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Big Energy Saving Week: Save up to £1,500 per year
It has been a bitterly cold start to the year. With millions of Brits across the country still working remotely or in a hybrid working arrangement, much more of our time is being spent in the comfort of our own home.
Although this can be bliss in many ways – let’s face it, there’s nothing quite like being in your own space – it can also mean higher energy bills. With more cups of tea being made at home, kettles are boiling constantly, laptops and phones are being charged and you may even put the heating on when it gets nippy.
According to analysis from Uswitch, those working from home use 25% more electricity and a staggering 75% more gas than those who work in the office five days a week. Thus, energy bills are much higher for those working remotely.
It is Big Energy Saving Week, meaning there is no better time to find new ways to save. With 63 million adults reporting an increase in living costs in the last few months, here are some nifty ways to save yourself some money when working from home.
Letting your laptop or PC enter standby mode at the end of your working day is no equivalent to turning off your electricals at the plug. Turn off all your equipment, looking for lights indicating something may still be running.
Although laptops and computers may look as if they are off whilst on standby, they are continuing to use energy. According to British Gas, turning off appliances at the plug and closing everything down properly can save you £147 a year.
It may seem obvious, but turning off lights can make a huge difference in your home. Understandably, as we navigate through darker and longer days, with gloomy mornings galore, the lights may be one of the first things to be turned on.
As the day gets lighter, make a mental note to turn off your lights as soon as you can, using natural light where possible. Lighting our homes makes up 10-15% of our annual energy bills. Turning lights off by midday, or when you leave the room, could save you £25 per year.
It is no secret the British love a good cuppa. Working from home means more tea, coffee and hot chocolate, particularly in the chillier months. Boiling a full kettle costs 8 pence per time. This may not seem too much, but if you are a regular tea or coffee drinker, the pennies can add up.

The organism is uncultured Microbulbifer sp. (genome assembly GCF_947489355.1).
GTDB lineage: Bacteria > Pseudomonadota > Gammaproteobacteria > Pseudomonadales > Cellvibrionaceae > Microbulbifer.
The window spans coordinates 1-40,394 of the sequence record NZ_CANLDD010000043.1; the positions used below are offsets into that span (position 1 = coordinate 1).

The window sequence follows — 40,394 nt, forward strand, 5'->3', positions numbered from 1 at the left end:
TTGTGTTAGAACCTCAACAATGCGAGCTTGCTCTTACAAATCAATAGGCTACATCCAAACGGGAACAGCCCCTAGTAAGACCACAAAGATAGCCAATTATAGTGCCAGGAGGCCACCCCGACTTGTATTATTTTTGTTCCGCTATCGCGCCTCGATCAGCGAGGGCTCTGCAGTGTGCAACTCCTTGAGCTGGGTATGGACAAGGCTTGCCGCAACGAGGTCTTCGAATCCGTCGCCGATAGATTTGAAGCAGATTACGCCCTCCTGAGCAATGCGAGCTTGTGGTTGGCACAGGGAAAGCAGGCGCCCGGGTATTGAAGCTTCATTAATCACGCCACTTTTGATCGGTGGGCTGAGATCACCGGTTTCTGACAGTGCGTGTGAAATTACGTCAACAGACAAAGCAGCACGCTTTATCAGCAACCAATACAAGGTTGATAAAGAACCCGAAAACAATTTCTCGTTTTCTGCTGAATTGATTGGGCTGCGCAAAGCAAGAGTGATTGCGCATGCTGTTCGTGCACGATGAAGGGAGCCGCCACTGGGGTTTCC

Instead of boiling a kettle of water every time you want a brew, fill the kettle up once, boil it, and pop it into a flask. This will keep the water warm until your next drink. This could save you up to £329 per year!
More time at home may mean an increased food bill. Lunches and snacks throughout the day may cost you more than you think, pushing your supermarket spend up. A great way to save on your food shopping is by ‘downshifting’.
Downshifting is making smart food swaps from premium to supermarket own brands whenever possible. This can save you hundreds on your bills, and the taste of many own-brand foods are identical to that of your favourite premium brands.
In fact, this could save you 30% every time you go shopping. This could be thousands of pounds over the course of a year.
If you work from your living room, you may well pop the television on during your working day. Whether you watch it or use it as background noise, it could be costing you more money than it is worth.
Televisions can be power hungry, so it is worth noting some ways to save. As previously mentioned, ensure your TV is turned off at the plug when not in use. According to Utilita, leaving your TV on standby could cost up to 28p per hour!
Instead of having the television on whilst you work, listen to the radio, music or a podcast. If you like to have the telly on, reduce the brightness of the screen to reduce power consumption. Give it a go for Big Energy Saving Week!
Did you know, moving your sofa just six inches away from your radiator could save you £125 per year? This is because sofas and other bulky furniture will absorb much of the heat emitted from your radiators.
This means your home will take longer to heat, and subsequently you may choose to leave the heating on for longer periods of time. This adds to your energy bill. So, it’s worth considering the placement of your furniture within your home to ensure maximum energy efficiency.
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